gears now overseas, the hamas terrorist group is accusing israel of breaking the ceasefire rules agreed to only a couple of days ago, two days after a truce was reached along the israel/gaza border. the shooting death of a palestinian man today could threaten the already-fragile agreement. conor powell is live in jerusalem with the very latest. >> reporter: well, rick, given that the level of trust between israel and hamas is so low, expectations for this ceasefire were even lower. but it appears to have passed its first major hurdle. earlier today several hundred palestinians went to the border between gaza and israel, some reportedly there to check on land across the border in israel, others were, no doubt, hamas sympathizers testing the ceasefire. but as israeli trooped told them to back off from the border area, they refused, and israeli troops opens fire killing one palestinian. both israel and hamas accused the other ofhe ceasefire agreement, but neither side took steps to escalate the violence. hamas even went so far as to say this was a clear violation of the ceasefire agreement
. >> a big day in the middle east. today both israel and gaza meet to further the cease-fire between the two embattled nations. we're going to have a live report coming up for you. >> gray thursday, black friday, and now cyber monday. but just how good are the deals today, compared to what was put out this past holiday weekend? we're going to break it all down for you. >> did you do any shopping? >> absolutely not. there's too much football. >> don't you love it? >> good morning. welcome to "early start," i'm john berman. >> and i'm zoraida sambolin. 5:00 a.m. in the east. so let's get started. they are back. our lame duck congress returning to capitol hill today. the senate in session this afternoon. the house back tomorrow. and with 35 days left, as john just reminded us, before we plunge down the fiscal cliff, two prominent republican senators, lindsey graham and saxby chambliss are signaling they are willing to give a break the no tax pledge. that is a hopeful sign, folks, because a new cnn/orc poll shows more than two thirds of americans believe a trip over that cliff would create major
broker that peace between -- that cease-fire between hamas and israel. perhaps thinking that he is suddenly a leader on the world stage he decided to announce that all of the decisions he has made since assuming office in january cannot be challenged by the egyptian courts. as you can see a number of especially young people in egypt none too pleased about this. they have been protesting in cairo and alexandria and other places. morsi of course an islamist, a member of the muslim brotherhood, the ideological ally of hamas. it is yet to be seen what the response will be from the obama administration to these new powers that he has awarded himself. he has also ordered a new trial for his predecessor hosni mubarak. we will continue to watch the troubles developing inee lit up and the protest both in favor of and against that country's president. we'll keep an eye on it "happening now." also this fox news alert, holiday shoppers nationwide out in droves to take advantage of black friday tkaoerblgs man black friday deals, many of them cutting thanksgiving short to get in lines. they a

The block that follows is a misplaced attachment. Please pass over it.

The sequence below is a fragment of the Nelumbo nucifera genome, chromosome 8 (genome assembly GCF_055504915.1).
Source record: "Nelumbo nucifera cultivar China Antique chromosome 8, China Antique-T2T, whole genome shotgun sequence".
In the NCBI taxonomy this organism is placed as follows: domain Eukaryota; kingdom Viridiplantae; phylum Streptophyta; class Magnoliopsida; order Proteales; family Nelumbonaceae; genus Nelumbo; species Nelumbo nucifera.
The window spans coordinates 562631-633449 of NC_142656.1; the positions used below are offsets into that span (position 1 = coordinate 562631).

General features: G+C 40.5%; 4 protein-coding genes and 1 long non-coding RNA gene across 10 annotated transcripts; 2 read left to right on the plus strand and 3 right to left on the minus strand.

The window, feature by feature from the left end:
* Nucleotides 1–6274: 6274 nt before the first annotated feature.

raid sirens and explosions, violence escalates in the middle east. israel inches closer to sending ground forces into gaza. we are at the border. >>> nfl commissioner roger goodell is in studio 57 to talk concussions, expansion and why your kids should still play football. >>> but we begin this morning with a look at today's eye opener. your world in 90 seconds. >>> we lost four americans. are there still questions out there? you bet. we're going to continue to work to get those answers. >> former cia director david petraeus heads to capitol hill. >> testifying before a house committee. >> about that deadly september 11th attack on the u.s. consulate in benghazi. >> all while the cia announces its launching an investigation into petraeus' conduct while he was still in charge of the agency. >> petraeus insists no classified documents exchanged hands during his affair. >>> this battle is escalating. >> israel is prepared to take whatever action is necessary to defend our people. >>> as long as i've been here i haven't seen something to this magnitude. >> four people are dead and 17 m